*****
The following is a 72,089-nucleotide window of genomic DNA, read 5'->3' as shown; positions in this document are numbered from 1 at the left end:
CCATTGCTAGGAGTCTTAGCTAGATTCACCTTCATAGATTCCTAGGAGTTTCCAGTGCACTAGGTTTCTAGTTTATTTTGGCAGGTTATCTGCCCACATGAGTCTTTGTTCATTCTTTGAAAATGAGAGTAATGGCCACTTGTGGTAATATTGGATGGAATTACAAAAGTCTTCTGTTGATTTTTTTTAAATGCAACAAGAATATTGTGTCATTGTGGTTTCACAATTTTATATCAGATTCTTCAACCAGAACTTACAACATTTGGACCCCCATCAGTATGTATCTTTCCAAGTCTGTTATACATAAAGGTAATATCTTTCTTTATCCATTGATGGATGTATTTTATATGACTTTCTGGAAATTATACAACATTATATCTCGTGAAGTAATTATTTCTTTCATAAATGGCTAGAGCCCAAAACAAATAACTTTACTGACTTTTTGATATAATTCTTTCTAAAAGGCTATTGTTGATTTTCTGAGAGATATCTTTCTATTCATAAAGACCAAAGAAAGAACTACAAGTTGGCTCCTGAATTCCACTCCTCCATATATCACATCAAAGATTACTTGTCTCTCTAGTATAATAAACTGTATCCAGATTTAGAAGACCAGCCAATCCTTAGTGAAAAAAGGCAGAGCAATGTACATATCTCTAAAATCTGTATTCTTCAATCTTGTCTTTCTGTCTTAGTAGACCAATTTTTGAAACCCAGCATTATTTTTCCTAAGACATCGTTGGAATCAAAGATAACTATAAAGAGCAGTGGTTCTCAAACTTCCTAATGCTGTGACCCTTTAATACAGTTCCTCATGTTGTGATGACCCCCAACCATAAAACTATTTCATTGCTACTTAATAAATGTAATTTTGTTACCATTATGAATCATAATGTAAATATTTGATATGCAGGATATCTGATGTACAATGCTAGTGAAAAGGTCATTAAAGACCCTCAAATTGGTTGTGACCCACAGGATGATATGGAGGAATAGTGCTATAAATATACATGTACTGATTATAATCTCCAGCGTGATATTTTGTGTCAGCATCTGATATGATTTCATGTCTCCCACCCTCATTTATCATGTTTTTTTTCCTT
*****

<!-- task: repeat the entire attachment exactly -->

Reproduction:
The following is a 72,089-nucleotide window of genomic DNA, read 5'->3' as shown; positions in this document are numbered from 1 at the left end:
CCATTGCTAGGAGTCTTAGCTAGATTCACCTTCATAGATTCCTAGGAGTTTCCAGTGCACTAGGTTTCTAGTTTATTTTGGCAGGTTATCTGCCCACATGAGTCTTTGTTCATTCTTTGAAAATGAGAGTAATGGCCACTTGTGGTAATATTGGATGGAATTACAAAAGTCTTCTGTTGATTTTTTTTAAATGCAACAAGAATATTGTGTCATTGTGGTTTCACAATTTTATATCAGATTCTTCAACCAGAACTTACAACATTTGGACCCCCATCAGTATGTATCTTTCCAAGTCTGTTATACATAAAGGTAATATCTTTCTTTATCCATTGATGGATGTATTTTATATGACTTTCTGGAAATTATACAACATTATATCTCGTGAAGTAATTATTTCTTTCATAAATGGCTAGAGCCCAAAACAAATAACTTTACTGACTTTTTGATATAATTCTTTCTAAAAGGCTATTGTTGATTTTCTGAGAGATATCTTTCTATTCATAAAGACCAAAGAAAGAACTACAAGTTGGCTCCTGAATTCCACTCCTCCATATATCACATCAAAGATTACTTGTCTCTCTAGTATAATAAACTGTATCCAGATTTAGAAGACCAGCCAATCCTTAGTGAAAAAAGGCAGAGCAATGTACATATCTCTAAAATCTGTATTCTTCAATCTTGTCTTTCTGTCTTAGTAGACCAATTTTTGAAACCCAGCATTATTTTTCCTAAGACATCGTTGGAATCAAAGATAACTATAAAGAGCAGTGGTTCTCAAACTTCCTAATGCTGTGACCCTTTAATACAGTTCCTCATGTTGTGATGACCCCCAACCATAAAACTATTTCATTGCTACTTAATAAATGTAATTTTGTTACCATTATGAATCATAATGTAAATATTTGATATGCAGGATATCTGATGTACAATGCTAGTGAAAAGGTCATTAAAGACCCTCAAATTGGTTGTGACCCACAGGATGATATGGAGGAATAGTGCTATAAATATACATGTACTGATTATAATCTCCAGCGTGATATTTTGTGTCAGCATCTGATATGATTTCATGTCTCCCACCCTCATTTATCATGTTTTTTTTCCTT